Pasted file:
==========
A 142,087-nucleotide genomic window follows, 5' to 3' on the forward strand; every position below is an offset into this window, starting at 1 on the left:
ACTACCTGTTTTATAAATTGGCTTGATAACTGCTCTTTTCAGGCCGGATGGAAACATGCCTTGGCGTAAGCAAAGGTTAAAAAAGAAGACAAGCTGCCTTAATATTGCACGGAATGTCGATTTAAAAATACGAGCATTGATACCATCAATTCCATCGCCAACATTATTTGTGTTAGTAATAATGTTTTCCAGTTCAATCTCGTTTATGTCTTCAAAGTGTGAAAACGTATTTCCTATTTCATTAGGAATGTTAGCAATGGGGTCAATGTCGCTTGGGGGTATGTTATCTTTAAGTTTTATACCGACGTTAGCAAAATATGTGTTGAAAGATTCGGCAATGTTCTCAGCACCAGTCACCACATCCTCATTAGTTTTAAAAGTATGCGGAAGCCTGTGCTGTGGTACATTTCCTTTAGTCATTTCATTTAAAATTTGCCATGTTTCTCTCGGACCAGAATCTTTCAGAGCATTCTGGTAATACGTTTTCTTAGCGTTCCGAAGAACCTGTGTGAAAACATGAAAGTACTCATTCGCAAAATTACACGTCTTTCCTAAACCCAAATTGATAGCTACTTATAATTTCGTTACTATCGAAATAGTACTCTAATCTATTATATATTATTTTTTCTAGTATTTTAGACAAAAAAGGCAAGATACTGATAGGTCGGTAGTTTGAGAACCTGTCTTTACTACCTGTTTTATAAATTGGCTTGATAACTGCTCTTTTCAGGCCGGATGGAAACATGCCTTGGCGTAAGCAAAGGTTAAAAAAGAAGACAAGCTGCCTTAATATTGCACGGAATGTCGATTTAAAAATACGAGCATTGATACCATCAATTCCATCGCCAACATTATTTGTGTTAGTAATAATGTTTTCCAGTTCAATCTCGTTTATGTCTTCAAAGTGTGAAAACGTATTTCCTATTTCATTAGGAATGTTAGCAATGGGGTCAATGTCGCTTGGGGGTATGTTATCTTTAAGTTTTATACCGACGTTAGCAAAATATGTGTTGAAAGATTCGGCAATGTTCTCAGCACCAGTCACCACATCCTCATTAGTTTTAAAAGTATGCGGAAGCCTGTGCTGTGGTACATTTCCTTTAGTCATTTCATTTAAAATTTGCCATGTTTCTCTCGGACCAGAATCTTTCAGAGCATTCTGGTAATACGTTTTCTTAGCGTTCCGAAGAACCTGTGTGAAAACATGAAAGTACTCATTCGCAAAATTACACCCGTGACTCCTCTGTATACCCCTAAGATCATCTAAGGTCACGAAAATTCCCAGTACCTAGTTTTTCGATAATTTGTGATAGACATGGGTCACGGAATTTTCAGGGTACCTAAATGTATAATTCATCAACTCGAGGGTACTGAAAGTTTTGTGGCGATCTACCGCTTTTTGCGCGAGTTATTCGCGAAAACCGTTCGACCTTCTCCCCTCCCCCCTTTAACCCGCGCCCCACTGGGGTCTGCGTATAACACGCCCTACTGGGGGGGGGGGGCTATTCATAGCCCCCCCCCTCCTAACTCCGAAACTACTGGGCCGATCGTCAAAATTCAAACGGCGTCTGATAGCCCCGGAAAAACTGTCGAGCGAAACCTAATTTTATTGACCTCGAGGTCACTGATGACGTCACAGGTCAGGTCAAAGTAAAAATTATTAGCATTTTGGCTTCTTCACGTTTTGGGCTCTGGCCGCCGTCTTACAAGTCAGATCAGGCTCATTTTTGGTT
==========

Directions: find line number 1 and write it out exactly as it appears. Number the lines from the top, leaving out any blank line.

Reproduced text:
A 142,087-nucleotide genomic window follows, 5' to 3' on the forward strand; every position below is an offset into this window, starting at 1 on the left: